I’d love to tell you that there’s a simple answer to the question: ‘what is the retirement age in the UK?’ However, unfortunately, the answer is a little complicated because it depends on how you plan to fund your retirement. For example, those who plan to retire on the State Pension face a very different situation to those who have built up their own savings and investments for retirement. With that in mind, here’s a closer look at how the retirement age in the UK works.
State Pension age
If you’re planning to rely on State Pension income in retirement, you’ll have to wait until State Pension age before you can retire.
Now, in the recent past, the State Pension age was 65 for men and 60 for women. However, the age at which you can claim the State Pension is gradually increasing and is set to rise to 67 for both men and women by 2028. It will then rise to 68 between 2044 and 2046. The rising State Pension age certainly makes the situation a little confusing.
The best way to check your own personal State Pension age is to use the government’s ‘Check your State Pension age’ calculator. Simply plug in your date of birth, and the website will tell you the age at which you can claim the State Pension.
If you have a substantial sum of money in a workplace pension you could potentially retire way earlier than State Pension age as most workplace pensions allow you to take a lump sum from the age of 55. However, it’s worth checking this with your pension provider as some pension schemes don’t allow you to access your money until you turn 60 or 65. Another thing to bear in mind here is that while you may be able to access your pension savings at 55, you can only take 25% of your workplace pension pot as a tax-free lump sum.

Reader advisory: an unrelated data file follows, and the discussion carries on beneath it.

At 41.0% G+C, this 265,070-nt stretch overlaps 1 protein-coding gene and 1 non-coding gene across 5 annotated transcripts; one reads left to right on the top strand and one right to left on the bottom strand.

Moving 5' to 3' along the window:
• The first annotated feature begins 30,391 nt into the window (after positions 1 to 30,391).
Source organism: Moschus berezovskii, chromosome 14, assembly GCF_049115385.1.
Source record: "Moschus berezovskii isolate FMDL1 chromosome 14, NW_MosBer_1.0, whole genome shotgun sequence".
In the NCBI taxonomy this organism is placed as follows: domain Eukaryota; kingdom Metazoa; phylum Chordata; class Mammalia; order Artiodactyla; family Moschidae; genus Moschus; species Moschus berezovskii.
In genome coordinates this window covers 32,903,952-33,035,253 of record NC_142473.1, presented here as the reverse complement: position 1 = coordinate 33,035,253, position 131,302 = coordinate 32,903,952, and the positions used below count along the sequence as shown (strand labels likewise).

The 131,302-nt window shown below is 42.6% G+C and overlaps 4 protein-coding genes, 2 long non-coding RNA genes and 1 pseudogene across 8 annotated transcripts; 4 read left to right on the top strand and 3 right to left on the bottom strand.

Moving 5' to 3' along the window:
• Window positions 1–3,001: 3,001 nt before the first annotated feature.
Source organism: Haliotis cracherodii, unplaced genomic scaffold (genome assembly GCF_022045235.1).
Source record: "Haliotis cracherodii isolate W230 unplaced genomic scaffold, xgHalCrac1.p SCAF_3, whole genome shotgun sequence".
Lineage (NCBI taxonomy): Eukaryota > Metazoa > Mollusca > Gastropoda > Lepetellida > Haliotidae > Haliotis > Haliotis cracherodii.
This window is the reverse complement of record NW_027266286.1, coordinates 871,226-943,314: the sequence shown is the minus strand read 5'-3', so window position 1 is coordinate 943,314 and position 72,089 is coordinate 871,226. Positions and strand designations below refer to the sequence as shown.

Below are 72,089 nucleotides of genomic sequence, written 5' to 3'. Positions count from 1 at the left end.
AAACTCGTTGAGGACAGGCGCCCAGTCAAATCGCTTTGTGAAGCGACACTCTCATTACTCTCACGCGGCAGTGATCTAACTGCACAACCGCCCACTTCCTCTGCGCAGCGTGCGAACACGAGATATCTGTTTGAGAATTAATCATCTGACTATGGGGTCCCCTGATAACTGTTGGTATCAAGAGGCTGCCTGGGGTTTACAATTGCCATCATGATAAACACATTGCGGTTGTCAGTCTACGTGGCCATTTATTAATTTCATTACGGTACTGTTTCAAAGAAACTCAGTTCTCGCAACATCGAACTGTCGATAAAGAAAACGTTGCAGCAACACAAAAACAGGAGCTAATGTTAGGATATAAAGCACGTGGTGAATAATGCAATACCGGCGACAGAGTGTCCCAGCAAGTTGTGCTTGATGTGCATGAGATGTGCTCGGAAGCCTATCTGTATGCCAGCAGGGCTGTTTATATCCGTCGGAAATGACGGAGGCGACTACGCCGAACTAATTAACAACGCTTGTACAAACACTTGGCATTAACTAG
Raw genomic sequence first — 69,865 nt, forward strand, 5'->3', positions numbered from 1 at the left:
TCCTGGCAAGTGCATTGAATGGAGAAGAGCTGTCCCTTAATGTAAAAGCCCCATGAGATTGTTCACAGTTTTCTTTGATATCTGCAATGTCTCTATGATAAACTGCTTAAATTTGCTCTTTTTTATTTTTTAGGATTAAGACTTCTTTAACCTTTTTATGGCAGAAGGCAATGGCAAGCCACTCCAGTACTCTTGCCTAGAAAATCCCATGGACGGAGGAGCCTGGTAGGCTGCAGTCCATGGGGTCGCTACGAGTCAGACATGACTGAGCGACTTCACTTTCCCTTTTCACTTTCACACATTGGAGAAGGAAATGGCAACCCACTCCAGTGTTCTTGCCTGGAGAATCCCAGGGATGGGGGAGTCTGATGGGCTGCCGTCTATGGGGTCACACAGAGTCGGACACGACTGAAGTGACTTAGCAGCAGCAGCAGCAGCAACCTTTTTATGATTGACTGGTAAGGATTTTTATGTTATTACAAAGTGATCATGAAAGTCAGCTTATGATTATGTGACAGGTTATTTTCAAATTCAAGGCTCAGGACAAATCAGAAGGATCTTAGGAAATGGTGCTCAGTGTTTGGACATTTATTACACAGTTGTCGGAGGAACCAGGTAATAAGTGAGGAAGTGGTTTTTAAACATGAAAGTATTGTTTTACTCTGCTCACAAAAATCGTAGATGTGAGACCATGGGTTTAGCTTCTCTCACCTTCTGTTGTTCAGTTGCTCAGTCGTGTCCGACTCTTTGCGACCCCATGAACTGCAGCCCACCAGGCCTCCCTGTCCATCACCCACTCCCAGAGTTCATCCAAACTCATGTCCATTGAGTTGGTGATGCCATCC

Similarly, if you have savings in a SIPP (Self-Invested Personal Pension), you can access this money at 55, so you could potentially retire way earlier than State Pension age if you have a decent sum of money in your SIPP. However, like a workplace pension, you can only take 25% of the pension pot as a tax-free lump sum.
Finally, it’s worth noting that if you have built up substantial savings or investments outside of your retirement accounts (in a Stocks and Shares ISA for example) to the extent that you no longer need to work to support your lifestyle (this is often referred to as ‘financial independence’), then there is no ‘retirement age’. In this scenario, you can retire when you want to, whether that’s at age 60, 55, 50, or even earlier.
For example, if you have built up a portfolio of dividend stocks in a Stocks and Shares ISA that pays you a regular tax-free income stream that covers all your expenses, there’s nothing to stop you retiring whenever you want to. Forget waiting until your late 60s for the State Pension, you could retire at 50.
It’s this kind of financial freedom that is creating a lot of interest in shares and investment funds, as these kinds of assets can boost your retirement savings significantly, especially if they’re held in a tax-efficient account.
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